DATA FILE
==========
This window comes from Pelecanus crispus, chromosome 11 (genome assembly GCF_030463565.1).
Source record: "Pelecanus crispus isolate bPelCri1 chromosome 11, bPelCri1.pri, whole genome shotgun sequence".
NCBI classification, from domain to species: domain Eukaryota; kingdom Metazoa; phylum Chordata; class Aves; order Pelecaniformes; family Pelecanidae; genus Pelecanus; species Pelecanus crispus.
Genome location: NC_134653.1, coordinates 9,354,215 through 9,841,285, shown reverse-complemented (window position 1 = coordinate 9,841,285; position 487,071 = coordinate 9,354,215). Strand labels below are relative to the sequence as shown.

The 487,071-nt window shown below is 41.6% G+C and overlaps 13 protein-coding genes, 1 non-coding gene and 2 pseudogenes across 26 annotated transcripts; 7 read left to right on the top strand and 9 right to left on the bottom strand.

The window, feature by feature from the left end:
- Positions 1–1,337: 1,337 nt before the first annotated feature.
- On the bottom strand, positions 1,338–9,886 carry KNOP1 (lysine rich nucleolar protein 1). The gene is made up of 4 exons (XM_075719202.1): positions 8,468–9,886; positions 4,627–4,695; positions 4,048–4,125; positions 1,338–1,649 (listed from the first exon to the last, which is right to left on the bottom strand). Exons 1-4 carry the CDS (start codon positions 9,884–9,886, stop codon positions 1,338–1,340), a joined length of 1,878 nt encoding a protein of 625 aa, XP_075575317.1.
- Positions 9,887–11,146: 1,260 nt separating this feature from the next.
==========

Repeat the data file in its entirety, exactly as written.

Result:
This window comes from Pelecanus crispus, chromosome 11 (genome assembly GCF_030463565.1).
Source record: "Pelecanus crispus isolate bPelCri1 chromosome 11, bPelCri1.pri, whole genome shotgun sequence".
NCBI classification, from domain to species: domain Eukaryota; kingdom Metazoa; phylum Chordata; class Aves; order Pelecaniformes; family Pelecanidae; genus Pelecanus; species Pelecanus crispus.
Genome location: NC_134653.1, coordinates 9,354,215 through 9,841,285, shown reverse-complemented (window position 1 = coordinate 9,841,285; position 487,071 = coordinate 9,354,215). Strand labels below are relative to the sequence as shown.

The 487,071-nt window shown below is 41.6% G+C and overlaps 13 protein-coding genes, 1 non-coding gene and 2 pseudogenes across 26 annotated transcripts; 7 read left to right on the top strand and 9 right to left on the bottom strand.

The window, feature by feature from the left end:
- Positions 1–1,337: 1,337 nt before the first annotated feature.
- On the bottom strand, positions 1,338–9,886 carry KNOP1 (lysine rich nucleolar protein 1). The gene is made up of 4 exons (XM_075719202.1): positions 8,468–9,886; positions 4,627–4,695; positions 4,048–4,125; positions 1,338–1,649 (listed from the first exon to the last, which is right to left on the bottom strand). Exons 1-4 carry the CDS (start codon positions 9,884–9,886, stop codon positions 1,338–1,340), a joined length of 1,878 nt encoding a protein of 625 aa, XP_075575317.1.
- Positions 9,887–11,146: 1,260 nt separating this feature from the next.